words & photo :: Colin Field
The first time it happened was a couple of decades ago. Camped on Babine Lake in northern B.C., I was brushing my teeth on the lakeshore when it hit me. An overwhelming wave of gratitude. This simple, monotonous act I perform every day was elevated by this special place. As the world woke up, I was alone with nothing but the peace and quiet of the morning, the stillness of the lake and the beginnings of the day. The snow-capped mountains loomed high above and I wanted to cherish every second. For those two minutes everything was okay with the world. There was no past, no future, only the moment.
At the time I was reading too much Kerouac. I was attempting to emulate my literary heroes Sal Paradise and Dean Moriarity. Hitchhiking across the continent, trying to live in the now while resisting the tie-downs of mortgages, jobs and car payments.
Peace & How to Find It
Achieving this moment of zen required two elements: the mundane task of brushing my teeth and a beautiful landscape. It was a powerful two minutes of peace. It was a feeling that I wanted to remember, a sensation I wanted to duplicate as often as possible. I promised myself that for the rest of my days, I would always be grateful for the joy of brushing my teeth in the wilderness.
Over the years I have repeated the experience. On the banks of the Nahanni, the ice-cold water and ceaseless roar of the river sent my mind racing towards silence. On the shores of Lake Superior, the rolling waves and clinking of pebbles revealed to me the existential sound of one-hand clapping. And in the rainforests of Tasmania, with the mists of the mountains surrounding me, I was enveloped by the oneness of self and environment.
These moments of peace are few and far between, but they’re powerful; each of those 120-second slices of contemplation have made me a better person. They’ve reminded me of what’s important in life: experiences, friends, family, the Earth itself. They reminded me to slow down. To enjoy. To live in the now.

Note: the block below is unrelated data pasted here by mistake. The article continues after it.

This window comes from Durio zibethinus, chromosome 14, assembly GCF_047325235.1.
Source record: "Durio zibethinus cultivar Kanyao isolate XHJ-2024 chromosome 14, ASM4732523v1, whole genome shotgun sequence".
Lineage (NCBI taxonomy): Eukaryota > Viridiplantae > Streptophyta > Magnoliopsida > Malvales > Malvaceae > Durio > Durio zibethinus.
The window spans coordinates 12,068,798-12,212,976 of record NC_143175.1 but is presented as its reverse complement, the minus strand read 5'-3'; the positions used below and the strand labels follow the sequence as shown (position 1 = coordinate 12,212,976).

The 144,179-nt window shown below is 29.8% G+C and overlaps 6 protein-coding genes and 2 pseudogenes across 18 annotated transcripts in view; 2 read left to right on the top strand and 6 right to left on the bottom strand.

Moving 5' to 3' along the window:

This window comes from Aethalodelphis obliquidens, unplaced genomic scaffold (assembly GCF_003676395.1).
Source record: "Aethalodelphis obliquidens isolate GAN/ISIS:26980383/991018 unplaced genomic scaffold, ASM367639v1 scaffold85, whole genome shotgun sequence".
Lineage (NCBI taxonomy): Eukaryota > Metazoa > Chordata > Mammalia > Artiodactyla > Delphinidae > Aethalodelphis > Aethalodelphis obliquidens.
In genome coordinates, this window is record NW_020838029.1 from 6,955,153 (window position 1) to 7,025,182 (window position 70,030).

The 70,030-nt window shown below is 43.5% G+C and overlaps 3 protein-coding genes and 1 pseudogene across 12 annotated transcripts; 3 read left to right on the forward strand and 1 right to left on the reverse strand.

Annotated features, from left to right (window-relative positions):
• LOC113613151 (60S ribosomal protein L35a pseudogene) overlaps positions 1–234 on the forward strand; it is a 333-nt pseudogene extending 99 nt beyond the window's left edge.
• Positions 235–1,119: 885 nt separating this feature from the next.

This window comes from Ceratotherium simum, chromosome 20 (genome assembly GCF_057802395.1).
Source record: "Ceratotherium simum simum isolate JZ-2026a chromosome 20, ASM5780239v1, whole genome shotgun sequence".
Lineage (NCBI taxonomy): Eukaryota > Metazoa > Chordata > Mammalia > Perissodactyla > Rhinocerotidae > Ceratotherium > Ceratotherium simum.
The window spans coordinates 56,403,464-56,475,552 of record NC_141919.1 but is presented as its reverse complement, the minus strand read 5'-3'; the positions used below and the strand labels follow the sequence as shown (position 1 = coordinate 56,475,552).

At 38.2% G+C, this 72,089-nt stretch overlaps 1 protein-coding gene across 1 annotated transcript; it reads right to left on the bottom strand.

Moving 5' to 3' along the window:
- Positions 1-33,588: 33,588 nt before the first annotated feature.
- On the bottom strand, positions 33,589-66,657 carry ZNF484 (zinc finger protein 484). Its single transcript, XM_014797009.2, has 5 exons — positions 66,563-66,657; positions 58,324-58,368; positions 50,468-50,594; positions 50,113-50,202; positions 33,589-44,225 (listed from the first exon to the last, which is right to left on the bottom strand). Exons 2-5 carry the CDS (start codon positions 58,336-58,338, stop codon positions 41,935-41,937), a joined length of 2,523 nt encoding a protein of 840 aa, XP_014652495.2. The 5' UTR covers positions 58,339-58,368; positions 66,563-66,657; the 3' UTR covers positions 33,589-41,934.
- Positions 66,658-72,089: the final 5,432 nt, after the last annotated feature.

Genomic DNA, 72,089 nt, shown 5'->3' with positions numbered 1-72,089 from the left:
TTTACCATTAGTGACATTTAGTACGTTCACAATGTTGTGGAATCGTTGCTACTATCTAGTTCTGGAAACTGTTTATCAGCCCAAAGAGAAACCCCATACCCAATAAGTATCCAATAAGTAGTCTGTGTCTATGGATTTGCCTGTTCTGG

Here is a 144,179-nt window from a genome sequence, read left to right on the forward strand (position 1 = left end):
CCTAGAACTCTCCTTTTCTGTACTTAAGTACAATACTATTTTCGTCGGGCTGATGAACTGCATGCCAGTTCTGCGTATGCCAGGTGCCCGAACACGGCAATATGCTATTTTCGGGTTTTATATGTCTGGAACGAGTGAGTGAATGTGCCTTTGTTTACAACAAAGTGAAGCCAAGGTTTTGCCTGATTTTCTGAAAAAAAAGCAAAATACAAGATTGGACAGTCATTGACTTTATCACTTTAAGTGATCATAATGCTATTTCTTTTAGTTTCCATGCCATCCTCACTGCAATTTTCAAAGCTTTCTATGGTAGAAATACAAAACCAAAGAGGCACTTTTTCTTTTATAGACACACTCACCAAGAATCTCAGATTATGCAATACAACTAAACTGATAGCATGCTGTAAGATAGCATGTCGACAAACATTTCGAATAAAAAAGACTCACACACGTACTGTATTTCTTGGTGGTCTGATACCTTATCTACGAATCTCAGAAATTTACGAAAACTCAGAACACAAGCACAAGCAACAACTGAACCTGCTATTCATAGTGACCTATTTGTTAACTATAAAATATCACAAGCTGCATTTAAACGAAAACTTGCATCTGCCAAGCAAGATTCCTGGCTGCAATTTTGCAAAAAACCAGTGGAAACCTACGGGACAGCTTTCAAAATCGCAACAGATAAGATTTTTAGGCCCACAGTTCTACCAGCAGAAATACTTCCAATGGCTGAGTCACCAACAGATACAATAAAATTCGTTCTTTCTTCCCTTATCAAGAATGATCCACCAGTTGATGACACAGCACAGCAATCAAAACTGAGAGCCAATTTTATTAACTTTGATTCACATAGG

Making Time for What Matters
Then came the spring of 2020 and something no one saw coming (well, except the majority of the science community) with COVID-19 and self-isolation. The world shut down and the chance to get away from it all disappeared. Which meant no zenned-out bliss for me. Try as I might, brushing my teeth in the bathroom doesn’t work. Camping in the backyard was a pretty good substitution, but I long for the wilderness. I need the beauty of nature. Endless vistas, still mornings, the silence of nature or the roar of a river will always be superior to the flicker of fluorescent lights.
This summer I’ll be heading into the wilderness whenever possible. As backcountry sites open, I’ll book them. I’ll brush my teeth on the shores of the great Canadian wilderness as often as possible. Surprisingly enough, the COVID-19 experience taught me some of the same lessons as my moments of enlightenment—that the rat race we all get caught up in is rarely meaningful. That the important things in life aren’t difficult to attain; I just need to make time for them. So I will.
And I predict that in the fall, during my annual checkup, I’ll get a glowing report from my dentist (although I know he’ll tell me I need to floss more). —ML
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